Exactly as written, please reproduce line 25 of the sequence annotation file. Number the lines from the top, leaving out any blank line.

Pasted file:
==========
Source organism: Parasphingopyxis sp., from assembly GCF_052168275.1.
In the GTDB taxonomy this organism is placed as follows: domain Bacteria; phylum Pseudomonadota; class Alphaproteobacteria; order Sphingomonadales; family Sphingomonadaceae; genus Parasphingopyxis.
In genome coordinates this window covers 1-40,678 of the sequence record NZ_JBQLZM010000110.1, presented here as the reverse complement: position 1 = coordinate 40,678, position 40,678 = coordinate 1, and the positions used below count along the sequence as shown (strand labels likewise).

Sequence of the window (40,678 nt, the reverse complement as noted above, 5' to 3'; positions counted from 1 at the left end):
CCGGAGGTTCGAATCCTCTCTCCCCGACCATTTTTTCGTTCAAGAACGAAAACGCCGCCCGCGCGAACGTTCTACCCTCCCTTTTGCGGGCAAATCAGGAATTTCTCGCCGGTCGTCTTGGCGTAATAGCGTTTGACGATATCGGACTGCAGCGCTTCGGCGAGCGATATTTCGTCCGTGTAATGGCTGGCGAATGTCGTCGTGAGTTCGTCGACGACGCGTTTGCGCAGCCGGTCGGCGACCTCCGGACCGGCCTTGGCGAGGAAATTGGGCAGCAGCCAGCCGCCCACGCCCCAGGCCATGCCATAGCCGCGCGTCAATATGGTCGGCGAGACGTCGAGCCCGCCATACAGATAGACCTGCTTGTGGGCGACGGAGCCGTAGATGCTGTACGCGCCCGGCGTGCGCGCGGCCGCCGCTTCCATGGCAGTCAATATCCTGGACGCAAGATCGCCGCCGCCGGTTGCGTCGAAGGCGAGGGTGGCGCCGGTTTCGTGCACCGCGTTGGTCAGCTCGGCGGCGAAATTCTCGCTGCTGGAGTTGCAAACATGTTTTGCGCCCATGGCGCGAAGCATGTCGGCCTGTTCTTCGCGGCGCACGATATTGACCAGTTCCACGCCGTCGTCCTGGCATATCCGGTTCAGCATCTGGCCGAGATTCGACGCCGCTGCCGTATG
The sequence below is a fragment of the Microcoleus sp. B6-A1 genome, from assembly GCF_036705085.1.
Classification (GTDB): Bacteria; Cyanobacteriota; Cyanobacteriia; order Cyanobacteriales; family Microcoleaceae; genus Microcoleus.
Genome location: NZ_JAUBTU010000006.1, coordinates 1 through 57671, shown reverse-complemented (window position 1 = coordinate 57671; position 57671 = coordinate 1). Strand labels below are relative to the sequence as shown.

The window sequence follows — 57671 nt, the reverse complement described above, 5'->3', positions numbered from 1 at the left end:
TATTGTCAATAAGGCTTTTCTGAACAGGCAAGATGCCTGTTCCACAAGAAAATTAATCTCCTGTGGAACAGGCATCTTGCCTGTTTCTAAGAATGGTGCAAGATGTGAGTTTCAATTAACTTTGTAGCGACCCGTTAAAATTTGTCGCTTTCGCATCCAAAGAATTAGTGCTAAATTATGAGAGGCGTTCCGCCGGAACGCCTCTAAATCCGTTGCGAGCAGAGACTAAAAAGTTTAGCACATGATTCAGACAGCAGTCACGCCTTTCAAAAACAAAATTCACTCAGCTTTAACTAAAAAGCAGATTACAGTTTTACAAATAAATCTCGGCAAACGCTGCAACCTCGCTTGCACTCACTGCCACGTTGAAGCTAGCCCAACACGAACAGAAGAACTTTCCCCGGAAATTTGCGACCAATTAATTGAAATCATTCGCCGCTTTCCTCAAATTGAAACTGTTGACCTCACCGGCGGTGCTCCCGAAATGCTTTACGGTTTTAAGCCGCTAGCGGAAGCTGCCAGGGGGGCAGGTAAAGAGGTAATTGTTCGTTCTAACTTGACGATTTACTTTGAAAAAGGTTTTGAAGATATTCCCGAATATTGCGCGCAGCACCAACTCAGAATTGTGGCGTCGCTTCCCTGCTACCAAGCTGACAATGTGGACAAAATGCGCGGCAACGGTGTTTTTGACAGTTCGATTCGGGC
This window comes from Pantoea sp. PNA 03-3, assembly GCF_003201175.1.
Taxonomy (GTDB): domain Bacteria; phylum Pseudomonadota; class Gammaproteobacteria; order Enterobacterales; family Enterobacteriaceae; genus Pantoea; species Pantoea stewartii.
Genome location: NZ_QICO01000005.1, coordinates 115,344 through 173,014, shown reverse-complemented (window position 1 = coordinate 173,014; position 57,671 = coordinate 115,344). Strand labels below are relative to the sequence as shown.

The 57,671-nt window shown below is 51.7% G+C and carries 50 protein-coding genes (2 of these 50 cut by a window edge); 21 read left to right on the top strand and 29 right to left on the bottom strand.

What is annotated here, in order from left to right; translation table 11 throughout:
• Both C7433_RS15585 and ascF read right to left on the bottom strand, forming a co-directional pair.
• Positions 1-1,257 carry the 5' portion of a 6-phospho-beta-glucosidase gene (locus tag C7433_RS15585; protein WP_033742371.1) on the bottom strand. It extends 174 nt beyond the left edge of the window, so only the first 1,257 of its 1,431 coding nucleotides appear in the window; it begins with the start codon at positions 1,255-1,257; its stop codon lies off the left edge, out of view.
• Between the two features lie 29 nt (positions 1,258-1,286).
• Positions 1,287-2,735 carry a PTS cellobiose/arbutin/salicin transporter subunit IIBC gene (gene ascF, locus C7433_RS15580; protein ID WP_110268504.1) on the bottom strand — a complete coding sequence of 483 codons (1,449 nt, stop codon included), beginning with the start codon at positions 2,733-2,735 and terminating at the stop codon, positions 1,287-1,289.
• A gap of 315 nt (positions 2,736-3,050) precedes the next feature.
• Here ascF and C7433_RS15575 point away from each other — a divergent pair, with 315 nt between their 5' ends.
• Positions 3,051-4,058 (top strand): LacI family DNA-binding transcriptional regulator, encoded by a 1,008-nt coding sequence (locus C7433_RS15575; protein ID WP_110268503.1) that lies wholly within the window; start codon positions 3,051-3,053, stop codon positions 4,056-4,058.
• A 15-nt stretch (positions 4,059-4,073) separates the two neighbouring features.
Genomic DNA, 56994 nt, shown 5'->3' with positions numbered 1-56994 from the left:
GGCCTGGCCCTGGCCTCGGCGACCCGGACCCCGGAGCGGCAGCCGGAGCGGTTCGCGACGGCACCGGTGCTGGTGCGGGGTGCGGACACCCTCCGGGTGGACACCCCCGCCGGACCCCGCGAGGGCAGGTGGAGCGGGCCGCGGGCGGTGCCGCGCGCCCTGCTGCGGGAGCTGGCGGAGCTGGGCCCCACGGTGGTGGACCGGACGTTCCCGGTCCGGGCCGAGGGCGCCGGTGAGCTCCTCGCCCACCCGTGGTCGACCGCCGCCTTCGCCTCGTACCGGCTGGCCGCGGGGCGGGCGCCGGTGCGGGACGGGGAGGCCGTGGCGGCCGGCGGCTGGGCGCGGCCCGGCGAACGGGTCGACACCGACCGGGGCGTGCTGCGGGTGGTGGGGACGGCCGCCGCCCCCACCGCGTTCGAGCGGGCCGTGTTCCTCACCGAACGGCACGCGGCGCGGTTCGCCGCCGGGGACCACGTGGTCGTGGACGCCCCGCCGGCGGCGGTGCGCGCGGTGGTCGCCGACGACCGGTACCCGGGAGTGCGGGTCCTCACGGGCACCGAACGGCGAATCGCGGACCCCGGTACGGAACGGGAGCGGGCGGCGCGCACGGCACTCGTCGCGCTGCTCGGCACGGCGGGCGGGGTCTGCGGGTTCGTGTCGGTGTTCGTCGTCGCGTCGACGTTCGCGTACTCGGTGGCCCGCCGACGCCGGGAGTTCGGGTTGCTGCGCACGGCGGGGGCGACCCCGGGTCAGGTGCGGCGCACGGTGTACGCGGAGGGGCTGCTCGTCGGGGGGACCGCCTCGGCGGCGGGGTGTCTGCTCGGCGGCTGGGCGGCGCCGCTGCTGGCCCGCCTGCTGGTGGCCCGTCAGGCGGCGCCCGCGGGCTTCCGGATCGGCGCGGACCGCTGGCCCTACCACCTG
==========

GGCCTGGCCCTGGCCTCGGCGACCCGGACCCCGGAGCGGCAGCCGGAGCGGTTCGCGACGGCACCGGTGCTGGTGCGGGGTGCGGACACCCTCCGGGTGGACACCCCCGCCGGACCCCGCGAGGGCAGGTGGAGCGGGCCGCGGGCGGTGCCGCGCGCCCTGCTGCGGGAGCTGGCGGAGCTGGGCCCCACGGTGGTGGACCGGACGTTCCCGGTCCGGGCCGAGGGCGCCGGTGAGCTCCTCGCCCACCCGTGGTCGACCGCCGCCTTCGCCTCGTACCGGCTGGCCGCGGGGCGGGCGCCGGTGCGGGACGGGGAGGCCGTGGCGGCCGGCGGCTGGGCGCGGCCCGGCGAACGGGTCGACACCGACCGGGGCGTGCTGCGGGTGGTGGGGACGGCCGCCGCCCCCACCGCGTTCGAGCGGGCCGTGTTCCTCACCGAACGGCACGCGGCGCGGTTCGCCGCCGGGGACCACGTGGTCGTGGACGCCCCGCCGGCGGCGGTGCGCGCGGTGGTCGCCGACGACCGGTACCCGGGAGTGCGGGTCCTCACGGGCACCGAACGGCGAATCGCGGACCCCGGTACGGAACGGGAGCGGGCGGCGCGCACGGCACTCGTCGCGCTGCTCGGCACGGCGGGCGGGGTCTGCGGGTTCGTGTCGGTGTTCGTCGTCGCGTCGACGTTCGCGTACTCGGTGGCCCGCCGACGCCGGGAGTTCGGGTTGCTGCGCACGGCGGGGGCGACCCCGGGTCAGGTGCGGCGCACGGTGTACGCGGAGGGGCTGCTCGTCGGGGGGACCGCCTCGGCGGCGGGGTGTCTGCTCGGCGGCTGGGCGGCGCCGCTGCTGGCCCGCCTGCTGGTGGCCCGTCAGGCGGCGCCCGCGGGCTTCCGGATCGGCGCGGACCGCTGGCCCTACCACCTG